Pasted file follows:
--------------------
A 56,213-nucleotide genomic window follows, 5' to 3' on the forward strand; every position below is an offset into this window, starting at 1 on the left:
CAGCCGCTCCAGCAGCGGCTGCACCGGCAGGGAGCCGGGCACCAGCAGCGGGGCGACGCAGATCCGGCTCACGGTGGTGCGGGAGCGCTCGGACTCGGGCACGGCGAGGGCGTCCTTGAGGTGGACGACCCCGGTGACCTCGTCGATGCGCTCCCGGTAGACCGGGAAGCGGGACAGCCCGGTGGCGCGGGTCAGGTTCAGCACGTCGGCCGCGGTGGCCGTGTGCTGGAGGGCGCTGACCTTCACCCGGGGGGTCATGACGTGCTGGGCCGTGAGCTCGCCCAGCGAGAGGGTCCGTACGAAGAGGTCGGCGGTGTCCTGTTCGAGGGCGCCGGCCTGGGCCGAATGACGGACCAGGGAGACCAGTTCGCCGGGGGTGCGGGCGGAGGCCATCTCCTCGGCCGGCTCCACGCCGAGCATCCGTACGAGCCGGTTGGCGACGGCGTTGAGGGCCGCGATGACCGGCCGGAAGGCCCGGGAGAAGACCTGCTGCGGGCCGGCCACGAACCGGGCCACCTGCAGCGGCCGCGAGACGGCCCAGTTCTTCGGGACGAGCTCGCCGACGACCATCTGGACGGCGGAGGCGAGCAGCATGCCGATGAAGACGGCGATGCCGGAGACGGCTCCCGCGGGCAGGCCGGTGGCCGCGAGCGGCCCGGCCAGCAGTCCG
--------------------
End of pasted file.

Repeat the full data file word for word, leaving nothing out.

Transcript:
A 56,213-nucleotide genomic window follows, 5' to 3' on the forward strand; every position below is an offset into this window, starting at 1 on the left:
CAGCCGCTCCAGCAGCGGCTGCACCGGCAGGGAGCCGGGCACCAGCAGCGGGGCGACGCAGATCCGGCTCACGGTGGTGCGGGAGCGCTCGGACTCGGGCACGGCGAGGGCGTCCTTGAGGTGGACGACCCCGGTGACCTCGTCGATGCGCTCCCGGTAGACCGGGAAGCGGGACAGCCCGGTGGCGCGGGTCAGGTTCAGCACGTCGGCCGCGGTGGCCGTGTGCTGGAGGGCGCTGACCTTCACCCGGGGGGTCATGACGTGCTGGGCCGTGAGCTCGCCCAGCGAGAGGGTCCGTACGAAGAGGTCGGCGGTGTCCTGTTCGAGGGCGCCGGCCTGGGCCGAATGACGGACCAGGGAGACCAGTTCGCCGGGGGTGCGGGCGGAGGCCATCTCCTCGGCCGGCTCCACGCCGAGCATCCGTACGAGCCGGTTGGCGACGGCGTTGAGGGCCGCGATGACCGGCCGGAAGGCCCGGGAGAAGACCTGCTGCGGGCCGGCCACGAACCGGGCCACCTGCAGCGGCCGCGAGACGGCCCAGTTCTTCGGGACGAGCTCGCCGACGACCATCTGGACGGCGGAGGCGAGCAGCATGCCGATGAAGACGGCGATGCCGGAGACGGCTCCCGCGGGCAGGCCGGTGGCCGCGAGCGGCCCGGCCAGCAGTCCG